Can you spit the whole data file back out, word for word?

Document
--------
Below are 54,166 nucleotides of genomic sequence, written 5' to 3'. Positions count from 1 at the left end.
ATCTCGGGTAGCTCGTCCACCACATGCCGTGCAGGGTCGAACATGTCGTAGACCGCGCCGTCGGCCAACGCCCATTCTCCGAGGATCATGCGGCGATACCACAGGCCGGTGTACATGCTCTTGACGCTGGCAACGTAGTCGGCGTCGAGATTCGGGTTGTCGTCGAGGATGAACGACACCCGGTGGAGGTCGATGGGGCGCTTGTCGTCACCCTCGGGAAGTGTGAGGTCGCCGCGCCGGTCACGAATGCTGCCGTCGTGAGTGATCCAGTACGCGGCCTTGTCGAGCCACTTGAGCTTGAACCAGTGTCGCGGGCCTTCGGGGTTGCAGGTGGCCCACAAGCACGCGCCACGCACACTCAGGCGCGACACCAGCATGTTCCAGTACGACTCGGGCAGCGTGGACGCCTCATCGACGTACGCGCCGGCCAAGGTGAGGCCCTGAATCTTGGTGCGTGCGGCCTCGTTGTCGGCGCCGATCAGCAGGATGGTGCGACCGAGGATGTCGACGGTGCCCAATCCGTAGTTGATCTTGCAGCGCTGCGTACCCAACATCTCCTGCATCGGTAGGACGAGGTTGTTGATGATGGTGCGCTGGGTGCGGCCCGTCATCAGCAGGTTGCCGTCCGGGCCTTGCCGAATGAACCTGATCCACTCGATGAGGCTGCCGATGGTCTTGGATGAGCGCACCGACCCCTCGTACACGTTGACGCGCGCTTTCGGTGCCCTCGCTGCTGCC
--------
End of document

Below are 54,166 nucleotides of genomic sequence, written 5' to 3'. Positions count from 1 at the left end.
ATCTCGGGTAGCTCGTCCACCACATGCCGTGCAGGGTCGAACATGTCGTAGACCGCGCCGTCGGCCAACGCCCATTCTCCGAGGATCATGCGGCGATACCACAGGCCGGTGTACATGCTCTTGACGCTGGCAACGTAGTCGGCGTCGAGATTCGGGTTGTCGTCGAGGATGAACGACACCCGGTGGAGGTCGATGGGGCGCTTGTCGTCACCCTCGGGAAGTGTGAGGTCGCCGCGCCGGTCACGAATGCTGCCGTCGTGAGTGATCCAGTACGCGGCCTTGTCGAGCCACTTGAGCTTGAACCAGTGTCGCGGGCCTTCGGGGTTGCAGGTGGCCCACAAGCACGCGCCACGCACACTCAGGCGCGACACCAGCATGTTCCAGTACGACTCGGGCAGCGTGGACGCCTCATCGACGTACGCGCCGGCCAAGGTGAGGCCCTGAATCTTGGTGCGTGCGGCCTCGTTGTCGGCGCCGATCAGCAGGATGGTGCGACCGAGGATGTCGACGGTGCCCAATCCGTAGTTGATCTTGCAGCGCTGCGTACCCAACATCTCCTGCATCGGTAGGACGAGGTTGTTGATGATGGTGCGCTGGGTGCGGCCCGTCATCAGCAGGTTGCCGTCCGGGCCTTGCCGAATGAACCTGATCCACTCGATGAGGCTGCCGATGGTCTTGGATGAGCGCACCGACCCCTCGTACACGTTGACGCGCGCTTTCGGTGCCCTCGCTGCTGCC